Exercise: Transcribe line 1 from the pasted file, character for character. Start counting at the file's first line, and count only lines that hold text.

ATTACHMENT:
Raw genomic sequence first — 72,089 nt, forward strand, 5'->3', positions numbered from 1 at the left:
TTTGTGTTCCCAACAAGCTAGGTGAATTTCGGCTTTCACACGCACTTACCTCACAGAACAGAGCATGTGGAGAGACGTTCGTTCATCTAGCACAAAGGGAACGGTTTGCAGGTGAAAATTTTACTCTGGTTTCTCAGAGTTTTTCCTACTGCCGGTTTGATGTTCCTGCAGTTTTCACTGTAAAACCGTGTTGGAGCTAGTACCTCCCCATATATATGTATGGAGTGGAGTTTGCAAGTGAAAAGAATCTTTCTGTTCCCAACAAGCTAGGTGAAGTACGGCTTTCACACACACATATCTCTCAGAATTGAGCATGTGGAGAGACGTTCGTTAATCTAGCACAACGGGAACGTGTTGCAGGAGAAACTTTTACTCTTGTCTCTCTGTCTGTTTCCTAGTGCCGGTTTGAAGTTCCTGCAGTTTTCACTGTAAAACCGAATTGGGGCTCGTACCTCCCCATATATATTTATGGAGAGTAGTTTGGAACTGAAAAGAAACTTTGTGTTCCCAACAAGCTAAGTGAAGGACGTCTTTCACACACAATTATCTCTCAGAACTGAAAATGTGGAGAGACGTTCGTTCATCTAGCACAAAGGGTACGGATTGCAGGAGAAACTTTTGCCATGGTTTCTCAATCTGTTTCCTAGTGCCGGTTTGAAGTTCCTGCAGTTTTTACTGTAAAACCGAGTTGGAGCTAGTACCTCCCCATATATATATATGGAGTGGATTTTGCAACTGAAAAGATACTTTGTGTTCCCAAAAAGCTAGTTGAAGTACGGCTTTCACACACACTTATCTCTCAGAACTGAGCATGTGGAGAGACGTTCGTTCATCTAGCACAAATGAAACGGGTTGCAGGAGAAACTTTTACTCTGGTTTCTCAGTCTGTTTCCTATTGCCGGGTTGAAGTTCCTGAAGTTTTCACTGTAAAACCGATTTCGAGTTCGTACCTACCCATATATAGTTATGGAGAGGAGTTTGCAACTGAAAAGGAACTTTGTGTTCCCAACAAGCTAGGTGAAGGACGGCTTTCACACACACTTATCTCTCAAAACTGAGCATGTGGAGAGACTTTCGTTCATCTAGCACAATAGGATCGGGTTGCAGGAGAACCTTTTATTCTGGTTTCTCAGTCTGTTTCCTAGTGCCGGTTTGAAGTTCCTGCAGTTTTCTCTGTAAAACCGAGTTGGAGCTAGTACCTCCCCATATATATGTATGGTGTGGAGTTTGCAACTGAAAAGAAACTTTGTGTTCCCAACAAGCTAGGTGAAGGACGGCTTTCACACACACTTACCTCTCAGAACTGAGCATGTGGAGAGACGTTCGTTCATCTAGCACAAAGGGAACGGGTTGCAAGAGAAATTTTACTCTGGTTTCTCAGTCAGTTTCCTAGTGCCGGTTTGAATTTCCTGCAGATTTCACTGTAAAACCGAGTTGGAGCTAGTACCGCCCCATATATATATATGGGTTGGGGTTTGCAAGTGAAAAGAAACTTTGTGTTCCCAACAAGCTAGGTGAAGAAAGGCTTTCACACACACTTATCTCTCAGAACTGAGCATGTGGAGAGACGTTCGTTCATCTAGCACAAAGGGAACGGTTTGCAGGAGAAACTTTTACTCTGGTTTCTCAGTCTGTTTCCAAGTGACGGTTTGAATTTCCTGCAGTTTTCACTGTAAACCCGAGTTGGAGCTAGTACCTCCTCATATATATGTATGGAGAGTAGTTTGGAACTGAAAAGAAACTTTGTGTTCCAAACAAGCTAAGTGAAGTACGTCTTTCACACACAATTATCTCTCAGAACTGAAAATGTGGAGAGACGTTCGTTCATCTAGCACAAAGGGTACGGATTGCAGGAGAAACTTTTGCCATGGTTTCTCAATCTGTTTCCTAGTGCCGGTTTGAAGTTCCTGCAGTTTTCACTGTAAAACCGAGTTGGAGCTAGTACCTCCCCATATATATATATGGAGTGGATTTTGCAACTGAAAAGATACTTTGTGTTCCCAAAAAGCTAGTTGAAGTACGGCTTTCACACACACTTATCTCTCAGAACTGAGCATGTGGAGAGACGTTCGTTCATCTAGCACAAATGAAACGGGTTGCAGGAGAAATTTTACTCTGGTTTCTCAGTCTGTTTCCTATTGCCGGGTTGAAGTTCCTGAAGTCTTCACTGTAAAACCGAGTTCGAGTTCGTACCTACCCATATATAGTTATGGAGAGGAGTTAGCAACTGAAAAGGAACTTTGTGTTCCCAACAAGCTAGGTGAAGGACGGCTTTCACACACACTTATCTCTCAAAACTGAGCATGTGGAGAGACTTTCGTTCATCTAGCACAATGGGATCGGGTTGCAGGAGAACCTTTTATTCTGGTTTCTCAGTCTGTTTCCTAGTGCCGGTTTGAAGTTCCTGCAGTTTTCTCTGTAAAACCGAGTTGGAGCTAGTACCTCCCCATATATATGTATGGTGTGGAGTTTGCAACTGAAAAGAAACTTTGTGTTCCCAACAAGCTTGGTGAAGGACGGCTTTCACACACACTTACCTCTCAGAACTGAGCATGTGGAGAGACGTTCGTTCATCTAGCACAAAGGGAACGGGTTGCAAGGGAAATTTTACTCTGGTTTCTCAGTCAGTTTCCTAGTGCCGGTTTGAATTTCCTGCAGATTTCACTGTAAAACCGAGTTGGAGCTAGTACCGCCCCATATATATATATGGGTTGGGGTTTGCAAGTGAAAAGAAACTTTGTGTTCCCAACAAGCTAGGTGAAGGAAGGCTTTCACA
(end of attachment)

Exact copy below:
Raw genomic sequence first — 72,089 nt, forward strand, 5'->3', positions numbered from 1 at the left: